HU Students Adjusting to Life after Dorm Fire

There are 93 dormitory rooms on the fourth floor of Meridian Hill Hall at Howard University, all of which are now deemed unsafe due to a fire that occurred last Wednesday.

Last Wednesday Interim President Wayne Frederick said, "All students on the fourth floor and other impacted residents have been relocated to other halls on the main campus," in his second update email.

The university moved the displaced students to dorm rooms in Lucy Diggs Slowe Hall, George W. Carver Hall, Meridian Hill Hall, Mary M. Bethune Annex, George W. Cook Hall and the West Howard Plaza Towers.

 Living arrangements for some students improved, and for others it worsened. Two students who say their status worsened agreed to be interviewed only if their names were not used because they were concerned about repercussions from the university for complaining. One student is a 19-year-old psychology major from New Jersey. The second student is a 20-year-old biology major from Atlanta.

Previously, the students shared a single half bath connected to their rooms. They still each have single rooms at Slowe Hall but share communals bathroom with 10 working commodes on their floor of 177 rooms.Their old rooms cost $4,324 a semester, the new ones cost $3,992, according to the Howard University 2013- 2014 Academic Year Residence Hall Semester Room Rates.

According to both students, they are supposed to receive a prorated refund for the monetary difference in dorms from the Department of Residence Life, but for them the value of their previous dorm extends past monetary value. The displaced residents are scheduled to meet with Interim President Wayne Frederick in early April.

The 19-year-old psychology major said "I lived in a spacious room for Meridian, I was moved originally to a single room that was dirty and less than half the size of my original room. There was [used hair] weave in the dresser, and it was just disgusting."

The 20-year-old biology  student said "I would say there were more people in Meridian. It was more sociable and there were more businesses around the area, so there was more to do. There were parks nearby."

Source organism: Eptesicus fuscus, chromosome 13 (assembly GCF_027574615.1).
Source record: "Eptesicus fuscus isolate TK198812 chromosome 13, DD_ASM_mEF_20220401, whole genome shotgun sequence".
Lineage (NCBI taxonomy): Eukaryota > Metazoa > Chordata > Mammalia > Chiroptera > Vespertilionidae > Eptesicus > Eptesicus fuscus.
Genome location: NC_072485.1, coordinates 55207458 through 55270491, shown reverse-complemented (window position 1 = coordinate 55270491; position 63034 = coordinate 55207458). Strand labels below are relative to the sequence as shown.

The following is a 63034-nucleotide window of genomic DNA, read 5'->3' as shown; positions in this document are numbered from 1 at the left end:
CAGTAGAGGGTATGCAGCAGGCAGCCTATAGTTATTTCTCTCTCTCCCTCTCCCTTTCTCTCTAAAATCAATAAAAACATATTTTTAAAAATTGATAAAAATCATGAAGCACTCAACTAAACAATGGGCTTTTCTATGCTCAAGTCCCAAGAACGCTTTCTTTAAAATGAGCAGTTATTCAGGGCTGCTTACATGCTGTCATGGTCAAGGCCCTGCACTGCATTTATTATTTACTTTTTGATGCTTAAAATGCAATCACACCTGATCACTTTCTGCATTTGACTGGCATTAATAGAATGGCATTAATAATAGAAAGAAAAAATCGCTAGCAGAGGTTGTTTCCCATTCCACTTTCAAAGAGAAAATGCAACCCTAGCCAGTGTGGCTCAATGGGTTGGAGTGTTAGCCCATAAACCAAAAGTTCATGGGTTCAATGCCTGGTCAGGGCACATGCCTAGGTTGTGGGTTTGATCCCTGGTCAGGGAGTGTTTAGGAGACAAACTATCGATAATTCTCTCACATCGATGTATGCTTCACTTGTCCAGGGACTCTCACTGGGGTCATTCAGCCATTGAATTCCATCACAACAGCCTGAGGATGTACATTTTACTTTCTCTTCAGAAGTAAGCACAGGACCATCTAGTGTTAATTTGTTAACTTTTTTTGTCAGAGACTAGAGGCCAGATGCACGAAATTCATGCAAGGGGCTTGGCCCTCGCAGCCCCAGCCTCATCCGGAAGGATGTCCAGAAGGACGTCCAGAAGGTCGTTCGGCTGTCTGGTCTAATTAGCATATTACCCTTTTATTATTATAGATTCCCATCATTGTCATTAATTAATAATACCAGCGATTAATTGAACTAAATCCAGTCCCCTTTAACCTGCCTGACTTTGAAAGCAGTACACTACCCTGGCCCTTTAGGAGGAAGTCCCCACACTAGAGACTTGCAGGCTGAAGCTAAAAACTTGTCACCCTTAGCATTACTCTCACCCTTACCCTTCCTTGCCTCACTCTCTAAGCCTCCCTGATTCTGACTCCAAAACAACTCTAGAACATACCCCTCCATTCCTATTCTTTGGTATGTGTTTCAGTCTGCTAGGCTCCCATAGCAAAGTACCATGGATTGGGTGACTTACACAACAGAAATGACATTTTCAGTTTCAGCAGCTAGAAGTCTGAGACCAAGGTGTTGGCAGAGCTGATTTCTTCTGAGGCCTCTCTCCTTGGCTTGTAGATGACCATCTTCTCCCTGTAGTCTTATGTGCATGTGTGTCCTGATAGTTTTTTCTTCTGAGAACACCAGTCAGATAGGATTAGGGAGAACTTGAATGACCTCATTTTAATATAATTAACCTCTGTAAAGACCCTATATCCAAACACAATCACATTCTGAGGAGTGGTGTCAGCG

Although both students prefer their living arrangements at Merdian, they admit there are slight advantages to residing in Slowe.

"As far as things I have gained since being here is that I’m closer to campus so it’s easier to get to and from campus," said the biology major.

The psychology major added: "At first I was upset because I had a smaller room and dirty , but thankfully I was moved to a larger room, but I realize it could be worse some people have boxes in Carver, some share a double in Cook and the Annex, and it’s only going to be six more weeks so I can survive.".

It is learning how to survive the stress of events after the fire that they find most difficult. A spokesman for the D.C. Department of Fire and Emergency Services said the cause of the fire is still under investigation.

 "At first I did not believe the damage would be so bad on the fourth floor, but when I went in and saw smoke damage everywhere and water on the ground I knew we would have to move, I just didn’t know where, which added to the stress," the biology major said.

Although they did not know their exact living arrangements for about 15 hours after the fire, both thought that would be moved to the Towers because of its comparable living quarters.

"Because most of the dorms are not singles I assumed we were going to [move to] the Towers because they had bathrooms too," said the other student, the psychology major from New Jersey.  "Just talking to the administration I assumed that this move would be temporary, and I would be able to move back to Meridian at one point, but now I see that won’t be the case," the student said.